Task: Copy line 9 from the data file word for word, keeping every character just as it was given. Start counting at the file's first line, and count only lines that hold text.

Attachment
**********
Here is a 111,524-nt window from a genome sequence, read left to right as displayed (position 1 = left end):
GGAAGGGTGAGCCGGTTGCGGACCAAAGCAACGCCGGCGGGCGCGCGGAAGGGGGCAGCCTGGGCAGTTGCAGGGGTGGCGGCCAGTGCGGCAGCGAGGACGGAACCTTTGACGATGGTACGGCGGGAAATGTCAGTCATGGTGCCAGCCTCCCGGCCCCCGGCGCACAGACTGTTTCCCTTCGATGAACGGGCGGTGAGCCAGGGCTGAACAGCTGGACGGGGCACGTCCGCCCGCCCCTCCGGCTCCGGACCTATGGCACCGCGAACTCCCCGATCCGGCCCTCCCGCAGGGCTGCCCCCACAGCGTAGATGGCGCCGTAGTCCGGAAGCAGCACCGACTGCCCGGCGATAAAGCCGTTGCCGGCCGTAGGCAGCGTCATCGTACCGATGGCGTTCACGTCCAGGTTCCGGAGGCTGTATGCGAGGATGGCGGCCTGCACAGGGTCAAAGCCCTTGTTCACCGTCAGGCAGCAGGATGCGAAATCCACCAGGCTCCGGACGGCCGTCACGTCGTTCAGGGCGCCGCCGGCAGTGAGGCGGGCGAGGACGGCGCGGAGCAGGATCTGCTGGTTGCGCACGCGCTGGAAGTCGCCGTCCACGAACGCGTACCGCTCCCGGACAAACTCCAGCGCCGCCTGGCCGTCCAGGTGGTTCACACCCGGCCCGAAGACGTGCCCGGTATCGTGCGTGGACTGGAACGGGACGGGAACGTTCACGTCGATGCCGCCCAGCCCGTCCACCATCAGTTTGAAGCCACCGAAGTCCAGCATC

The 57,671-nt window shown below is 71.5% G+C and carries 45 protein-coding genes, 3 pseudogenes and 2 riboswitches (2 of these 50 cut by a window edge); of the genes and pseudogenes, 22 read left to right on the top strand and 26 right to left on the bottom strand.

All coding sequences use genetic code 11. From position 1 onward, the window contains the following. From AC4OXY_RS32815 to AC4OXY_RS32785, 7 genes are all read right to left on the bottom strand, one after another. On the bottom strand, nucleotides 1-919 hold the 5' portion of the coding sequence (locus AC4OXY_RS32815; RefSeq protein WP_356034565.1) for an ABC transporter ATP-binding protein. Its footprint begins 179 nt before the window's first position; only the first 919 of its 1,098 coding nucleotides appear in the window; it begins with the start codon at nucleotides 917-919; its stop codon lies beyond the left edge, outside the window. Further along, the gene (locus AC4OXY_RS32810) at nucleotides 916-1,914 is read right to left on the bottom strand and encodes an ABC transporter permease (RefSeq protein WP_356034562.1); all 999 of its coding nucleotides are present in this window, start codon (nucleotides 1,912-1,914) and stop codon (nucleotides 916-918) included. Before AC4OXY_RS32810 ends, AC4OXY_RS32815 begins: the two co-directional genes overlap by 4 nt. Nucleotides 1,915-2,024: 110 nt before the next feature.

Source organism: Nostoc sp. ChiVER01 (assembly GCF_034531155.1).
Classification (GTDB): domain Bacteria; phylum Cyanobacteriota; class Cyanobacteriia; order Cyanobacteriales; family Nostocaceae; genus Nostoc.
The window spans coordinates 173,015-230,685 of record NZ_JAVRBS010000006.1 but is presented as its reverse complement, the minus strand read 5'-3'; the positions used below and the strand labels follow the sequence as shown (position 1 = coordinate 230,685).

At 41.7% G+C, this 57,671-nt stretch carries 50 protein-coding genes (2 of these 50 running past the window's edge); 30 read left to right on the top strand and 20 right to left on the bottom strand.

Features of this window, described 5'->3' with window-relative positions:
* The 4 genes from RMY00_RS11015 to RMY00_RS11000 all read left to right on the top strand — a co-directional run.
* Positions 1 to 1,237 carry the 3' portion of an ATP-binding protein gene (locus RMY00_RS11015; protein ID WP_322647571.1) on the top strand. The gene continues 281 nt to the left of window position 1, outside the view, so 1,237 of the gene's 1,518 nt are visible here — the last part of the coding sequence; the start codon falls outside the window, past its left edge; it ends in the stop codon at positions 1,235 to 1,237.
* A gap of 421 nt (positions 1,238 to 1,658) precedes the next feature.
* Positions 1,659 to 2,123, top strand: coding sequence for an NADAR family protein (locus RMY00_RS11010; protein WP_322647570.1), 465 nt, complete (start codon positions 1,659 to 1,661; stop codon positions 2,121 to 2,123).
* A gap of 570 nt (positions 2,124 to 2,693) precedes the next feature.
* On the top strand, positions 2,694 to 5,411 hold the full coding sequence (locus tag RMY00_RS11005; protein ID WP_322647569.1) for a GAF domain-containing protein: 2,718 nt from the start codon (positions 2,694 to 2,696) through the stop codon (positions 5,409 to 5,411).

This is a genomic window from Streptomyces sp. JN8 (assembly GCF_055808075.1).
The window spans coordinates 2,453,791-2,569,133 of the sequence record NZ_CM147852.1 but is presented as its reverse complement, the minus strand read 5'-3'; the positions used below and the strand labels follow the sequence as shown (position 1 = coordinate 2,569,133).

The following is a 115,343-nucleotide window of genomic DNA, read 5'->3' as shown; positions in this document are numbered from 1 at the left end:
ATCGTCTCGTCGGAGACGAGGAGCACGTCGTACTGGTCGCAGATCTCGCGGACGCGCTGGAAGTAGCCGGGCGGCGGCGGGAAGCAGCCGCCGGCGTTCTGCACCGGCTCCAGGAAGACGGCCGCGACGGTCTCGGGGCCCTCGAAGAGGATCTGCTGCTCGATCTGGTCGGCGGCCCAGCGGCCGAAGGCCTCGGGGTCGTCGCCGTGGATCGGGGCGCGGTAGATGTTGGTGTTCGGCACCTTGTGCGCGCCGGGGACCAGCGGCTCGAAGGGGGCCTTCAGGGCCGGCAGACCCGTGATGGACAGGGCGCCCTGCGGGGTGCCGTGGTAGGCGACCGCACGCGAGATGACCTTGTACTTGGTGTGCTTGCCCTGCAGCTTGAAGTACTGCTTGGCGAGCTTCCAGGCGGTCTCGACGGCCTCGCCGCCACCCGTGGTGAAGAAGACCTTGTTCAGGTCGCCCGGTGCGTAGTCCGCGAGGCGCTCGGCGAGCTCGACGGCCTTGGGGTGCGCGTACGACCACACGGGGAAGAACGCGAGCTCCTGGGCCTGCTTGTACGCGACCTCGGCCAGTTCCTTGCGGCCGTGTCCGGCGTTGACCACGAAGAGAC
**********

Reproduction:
Features of this window, described 5'->3' with window-relative positions: